Transformation

The transformation is just involved enough to feel satisfying to do while staying simple enough that it's very clear what goes where and how it gets there. Some finer points might need a little extra scrutiny, but there's not really anything that you won't be able to work out on your own. There's one part that's not obvious on its own, where the robot's pelvis flap tabs in at the back to fill out the surface of the tank more. It has the most vague hints of any element, though they are there if you look for them. There's a lot of places where things click together which I appreciate, and the tank ends up coming together with a good feeling of solidity. It's really pleasant to take through the process back and forth.

Vehicle Mode

In a time when we're used to the idea of Transformers compressing significantly and vehicle modes being much smaller than their robot forms, Megatron breaks away from the trend. The tank is very large just as the robot was, in a way that makes it stand out nicely. I don't have my original G2 Megatron handy to compare directly, but this Megatron's tank mode feels similar in size to how I remember G2 Megatron. It might be causing regret in me that this toy does not shout "Megatron attack!" when you smack it in the head now that I've made this realization.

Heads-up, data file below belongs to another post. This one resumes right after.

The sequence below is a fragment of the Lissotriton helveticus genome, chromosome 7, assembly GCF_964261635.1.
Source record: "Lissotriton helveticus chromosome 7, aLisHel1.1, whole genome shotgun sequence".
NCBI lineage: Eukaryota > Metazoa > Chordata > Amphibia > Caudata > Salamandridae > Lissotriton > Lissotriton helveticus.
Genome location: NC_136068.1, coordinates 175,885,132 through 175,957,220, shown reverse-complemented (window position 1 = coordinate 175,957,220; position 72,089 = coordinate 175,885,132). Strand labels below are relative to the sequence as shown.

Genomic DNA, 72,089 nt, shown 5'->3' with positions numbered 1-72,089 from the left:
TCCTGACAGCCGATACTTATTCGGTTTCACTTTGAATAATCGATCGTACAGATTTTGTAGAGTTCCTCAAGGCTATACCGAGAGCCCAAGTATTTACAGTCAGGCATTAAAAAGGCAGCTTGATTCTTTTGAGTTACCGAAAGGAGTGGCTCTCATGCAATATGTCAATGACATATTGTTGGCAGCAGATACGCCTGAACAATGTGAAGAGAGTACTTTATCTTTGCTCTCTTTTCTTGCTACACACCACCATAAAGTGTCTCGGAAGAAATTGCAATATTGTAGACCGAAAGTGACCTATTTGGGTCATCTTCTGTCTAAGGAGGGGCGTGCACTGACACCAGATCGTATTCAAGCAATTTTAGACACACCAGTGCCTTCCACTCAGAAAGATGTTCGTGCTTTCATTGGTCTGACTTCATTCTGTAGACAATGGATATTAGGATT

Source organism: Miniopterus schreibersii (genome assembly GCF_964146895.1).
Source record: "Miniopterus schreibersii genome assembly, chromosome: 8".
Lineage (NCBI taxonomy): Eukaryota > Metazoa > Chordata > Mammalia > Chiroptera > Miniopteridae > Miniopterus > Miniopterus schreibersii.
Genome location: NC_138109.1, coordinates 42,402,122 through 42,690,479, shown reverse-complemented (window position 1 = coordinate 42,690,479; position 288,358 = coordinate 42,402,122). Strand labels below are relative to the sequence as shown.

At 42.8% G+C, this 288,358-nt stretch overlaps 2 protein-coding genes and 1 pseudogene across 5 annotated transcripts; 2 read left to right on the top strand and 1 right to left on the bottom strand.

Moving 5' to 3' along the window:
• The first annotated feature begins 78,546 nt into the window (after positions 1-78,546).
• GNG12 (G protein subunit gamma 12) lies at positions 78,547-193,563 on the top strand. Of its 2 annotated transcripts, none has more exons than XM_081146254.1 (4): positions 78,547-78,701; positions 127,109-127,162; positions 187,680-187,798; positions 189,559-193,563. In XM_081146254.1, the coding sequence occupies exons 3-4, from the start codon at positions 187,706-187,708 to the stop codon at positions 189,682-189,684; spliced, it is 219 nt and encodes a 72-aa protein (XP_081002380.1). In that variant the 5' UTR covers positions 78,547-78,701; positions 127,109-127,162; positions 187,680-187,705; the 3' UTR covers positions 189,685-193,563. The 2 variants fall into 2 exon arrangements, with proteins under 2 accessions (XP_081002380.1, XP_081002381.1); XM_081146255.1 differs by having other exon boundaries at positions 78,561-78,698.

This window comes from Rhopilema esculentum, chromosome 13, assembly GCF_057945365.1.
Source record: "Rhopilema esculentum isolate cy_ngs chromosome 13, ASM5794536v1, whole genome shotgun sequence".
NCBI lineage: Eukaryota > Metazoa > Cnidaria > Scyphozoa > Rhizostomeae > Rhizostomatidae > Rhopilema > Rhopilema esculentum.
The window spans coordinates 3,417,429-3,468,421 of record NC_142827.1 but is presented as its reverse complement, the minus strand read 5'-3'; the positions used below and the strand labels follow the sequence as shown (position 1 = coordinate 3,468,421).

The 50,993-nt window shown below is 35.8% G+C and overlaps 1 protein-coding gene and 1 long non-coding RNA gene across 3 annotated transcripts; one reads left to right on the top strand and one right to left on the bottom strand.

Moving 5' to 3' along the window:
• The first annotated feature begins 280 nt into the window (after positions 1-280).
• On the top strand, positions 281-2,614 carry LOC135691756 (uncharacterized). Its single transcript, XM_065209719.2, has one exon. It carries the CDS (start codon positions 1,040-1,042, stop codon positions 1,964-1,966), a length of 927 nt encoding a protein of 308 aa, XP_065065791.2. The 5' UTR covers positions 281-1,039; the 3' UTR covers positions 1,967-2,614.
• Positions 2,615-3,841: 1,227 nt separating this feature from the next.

The big feature here is the working tank treads. They're divided in two sections to facilitate the toy being able to transform, and I'm fine with that. It doesn't have a detrimental effect on the looks of the tank. It does hinder the function some, though. So, there's six working wheels on each side of the tank (plus two dummy wheels on each side that are sculpted but don't turn). Two of those wheels in each section roll the tank along, with the third only being needed to pull the treads in to the right shape. All the working wheels move freely, so there's not a problem there. The problem is one of weight. You need an amount of pressure applied on the treads so they'll grip a surface, letting the wheels roll, and the tank to advance forward using the tracks. Otherwise the tread slips across a surface and the function fails. And it fails a lot. While the feeling of weight in toys is often tossed around as some kind of universal indicator of reduced material quality (something that absolutely does not affect this toy, incidentally), it has a practical necessity in this toy. The tank is too light for the tracks, so you have to really press down on it to make it catch and roll like it's meant to. But then since the treads are split in two sections, and the tank is as big as it is, you can't easily apply that pressure on the whole toy. Ultimately one side or the other will use the treads correctly and the other end will slide along. In this, having one continuous length of tread on each side would have been better. It's actually a little easier to get things working on a soft surface. Carpet or a bedspread or something that has a little give seems to make an easier time of engaging the tank tracks than a solid surface like a table. It still isn't perfect, and one end is still likely to not quite grab. Given the very substantial impact the presence of the treads caused to the robot mode, I can't help thinking avoiding it entirely might have been overall more beneficial. The addition of working tank tracks is neat in concept, but it's not doing much favor in real practice.